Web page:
Through Stories Untold and Theaters Unnumbered

To celebrate the 30th anniversary of Labyrinth, Fathom Events brought the 1986 classic to movie theaters across the US in a limited release. In Phoenix, the event was in conjunction with AMC Theaters, and they were not kidding about the “limited release” part.

There was one theater in the greater Phoenix area showing the movie–in Ahwatukee–which is just under 30 minutes away on the freeway. Given that the next closest theater was an hour away, the drive to Ahwatukee was nothing. I went with my mother. She’s seen the movie almost as many times as I have, considering it was a childhood favorite. It had also been forever since we’d gone to see a movie together, so it was nice to get out of the house for a fun girls’ night.

Although, it was almost the girls’ night that never was. We originally drove out to Ahwatukee on Sunday evening, only to get to the theater and find the showing completely sold out. I was really bummed. To make it so our drive wasn’t a complete waste, we went to a wine bar next door. We had some very tasty hummus and shared a wine flight. But, before we even received our appetizer, I jumped on my phone and immediately bought two tickets to the final showing on the coming Wednesday night. The hummus and wine were chased with some water and the night was rounded off by a bowl of pistachio ice cream.

So, fast forward to Wednesday. Mom already had the day off and I hightailed it out of work that afternoon, on time for a change. I wore my Labyrinth t-shirt which I received in a Loot Crate subscription box–I literally subscribed for just that month because of there being a Labyrinth item and cancelled right after. I would have loved to keep going; Loot Crate has some great stuff, however it is not in the budget currently. But I digress…We arrived just in time to grab our seats in the second row, which normally would be less than optimal. But this theater, like most of the renovated AMC Theaters, had reclining seats. So we quickly settled in with our feet up to watch the movie.

Just before the start of the film, Fathom Events premiered a short documentary with some behind-the-scenes footage and interviews. The recent passing of David Bowie earlier this year did add a slight tinge of sadness to the viewing. But the documentary shed light on his personality and behavior while working on the film. The interviews were conducted with Brian Henson (Jim Henson’s son) and Jennifer Connolly (Sarah in Labyrinth). Both discussed David Bowie in such friendly terms, Brian adding that his father and Bowie shared the same naughty sense of humor. It was also mentioned that the long hours on set were no problem for Bowie, who was used to long hours during tours. He loved to work, but also enjoyed spending time with Jim and the rest of the cast and crew in the studio pub. The rest of the documentary was spent in discussing Jennifer Connolly’s experiences as a 14 year old being in a movie, in London, for the first time. In addition, a small portion was dedicated to the museum where a large portion of Jim Henson’s puppet collection is housed and where they have restored quite a few of the Labyrinth puppets. I would love to go to this museum at some point in the future.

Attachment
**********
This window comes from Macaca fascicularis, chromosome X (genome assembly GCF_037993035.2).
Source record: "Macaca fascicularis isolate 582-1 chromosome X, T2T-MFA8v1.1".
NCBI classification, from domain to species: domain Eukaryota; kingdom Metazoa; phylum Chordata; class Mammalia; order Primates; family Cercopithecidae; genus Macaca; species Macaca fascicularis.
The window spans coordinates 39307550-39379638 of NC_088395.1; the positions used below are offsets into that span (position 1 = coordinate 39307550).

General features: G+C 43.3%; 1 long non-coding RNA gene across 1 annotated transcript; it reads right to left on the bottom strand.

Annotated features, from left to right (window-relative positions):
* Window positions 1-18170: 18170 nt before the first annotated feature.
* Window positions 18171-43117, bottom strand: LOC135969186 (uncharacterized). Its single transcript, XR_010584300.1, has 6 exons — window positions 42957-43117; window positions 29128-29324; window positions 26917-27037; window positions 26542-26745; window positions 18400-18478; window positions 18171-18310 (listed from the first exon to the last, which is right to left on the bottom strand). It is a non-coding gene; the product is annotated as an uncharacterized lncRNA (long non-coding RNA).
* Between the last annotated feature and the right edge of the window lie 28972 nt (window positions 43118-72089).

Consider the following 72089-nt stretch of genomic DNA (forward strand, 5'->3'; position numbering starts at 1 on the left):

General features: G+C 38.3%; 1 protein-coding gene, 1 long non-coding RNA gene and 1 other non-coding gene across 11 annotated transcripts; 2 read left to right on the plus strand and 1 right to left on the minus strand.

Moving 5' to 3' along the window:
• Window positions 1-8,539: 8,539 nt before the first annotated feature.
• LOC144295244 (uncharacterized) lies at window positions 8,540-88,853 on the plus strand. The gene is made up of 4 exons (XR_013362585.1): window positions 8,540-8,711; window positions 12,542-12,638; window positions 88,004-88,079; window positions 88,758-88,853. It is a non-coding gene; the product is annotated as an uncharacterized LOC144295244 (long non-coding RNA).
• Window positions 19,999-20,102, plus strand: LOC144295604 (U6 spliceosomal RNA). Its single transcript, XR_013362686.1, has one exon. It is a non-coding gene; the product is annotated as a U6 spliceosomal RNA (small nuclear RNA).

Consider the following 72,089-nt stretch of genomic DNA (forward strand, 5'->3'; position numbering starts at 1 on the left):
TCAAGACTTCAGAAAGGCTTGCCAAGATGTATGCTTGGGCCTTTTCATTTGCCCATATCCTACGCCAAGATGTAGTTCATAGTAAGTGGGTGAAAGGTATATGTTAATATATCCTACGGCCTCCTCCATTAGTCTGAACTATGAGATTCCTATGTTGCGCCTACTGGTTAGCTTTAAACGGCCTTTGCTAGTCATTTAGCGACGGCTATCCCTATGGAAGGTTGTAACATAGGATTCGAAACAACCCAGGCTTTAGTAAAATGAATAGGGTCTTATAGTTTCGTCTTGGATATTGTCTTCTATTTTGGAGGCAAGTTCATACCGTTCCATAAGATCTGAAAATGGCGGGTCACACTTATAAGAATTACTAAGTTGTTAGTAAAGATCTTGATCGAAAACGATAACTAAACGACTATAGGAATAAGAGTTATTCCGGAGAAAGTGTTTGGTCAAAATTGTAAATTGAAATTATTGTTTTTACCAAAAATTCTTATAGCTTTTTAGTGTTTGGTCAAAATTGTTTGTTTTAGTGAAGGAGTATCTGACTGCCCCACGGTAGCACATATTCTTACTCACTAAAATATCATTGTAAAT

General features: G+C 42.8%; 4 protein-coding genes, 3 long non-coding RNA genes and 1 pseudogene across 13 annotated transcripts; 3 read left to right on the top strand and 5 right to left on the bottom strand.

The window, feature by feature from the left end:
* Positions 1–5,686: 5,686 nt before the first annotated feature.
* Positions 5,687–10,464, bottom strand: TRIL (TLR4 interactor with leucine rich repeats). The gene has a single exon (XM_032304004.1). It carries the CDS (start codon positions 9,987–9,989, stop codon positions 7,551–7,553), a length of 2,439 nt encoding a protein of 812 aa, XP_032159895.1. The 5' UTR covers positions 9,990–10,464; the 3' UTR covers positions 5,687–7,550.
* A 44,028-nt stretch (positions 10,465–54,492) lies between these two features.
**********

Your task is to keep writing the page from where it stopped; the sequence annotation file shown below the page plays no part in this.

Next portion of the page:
The documentary ended and the movie began. The opening credits rolled and the music started immediately followed by the introduction of the main character, Sarah. It’s not long until you’re introduced to the movie’s male lead, the late David Bowie as Goblin King Jareth. If you’re as much a fan of Labyrinth as I am, you have the movie memorized and every song sparks an involuntary need to sing along–quietly, naturally, even if the seat to my left was empty. The movie soundtrack was written and performed equally by David Bowie and Trevor Jones, each with 6 songs on the 12 song soundtrack. 5 of Bowie’s 6 songs feature him as the lead vocal (2 versions of Underground, Magic Dance, As the World Falls Down, Within You), the sixth, “Chilly Down”, he sung backup to the movie’s voice actors of the fire creatures in that scene. Another fun fact regarding the soundtrack, the album had Luther Vandross, Chaka Khan, and Cissy Houston (Whitney Houston’s mother) as background vocalists.

This was my first time seeing the movie in a theater, as it had first premiered 30 years ago. But to my surprise, there were people in the audience seeing the movie for the first time. Now, I can’t be certain, I didn’t go around surveying people on the subject. You can just sort of tell. Audible sounds of surprise or laughter at scenes that would not necessarily elicit the same responses from people who had worn out their VHS tapes. It was a great environment though and everyone thoroughly enjoyed the film. You could also easily pick out the long-time fans by the Labyrinth-themed t-shirts they wore (yours truly included) or the full costumes they had made. There was one family who cosplayed as Sarah, Jareth, and Toby. The husband was Sarah in the white dress from the ballroom scene, his wife was Jareth from the Magic Dance scene and their adorable baby was dressed as Toby in the same striped onesie. The wife also made sure that her Jareth cosplay included the infamous bulge in her tights. They looked perfect and everyone wanted a picture. After the movie had ended, I spent some time chatting with a group of fans, while I waited for mom who had gone to the bathroom. Then it was time to go home.

Overall, it was a great evening full of nostalgia and well worth all the driving that took place. I guess the only thing I would change, that I have no control over anyway, is to have more theaters play the movie. One theater in the greater Phoenix area was definitely not enough. So how about keeping that in mind for future 30th anniversaries Fathom Events?

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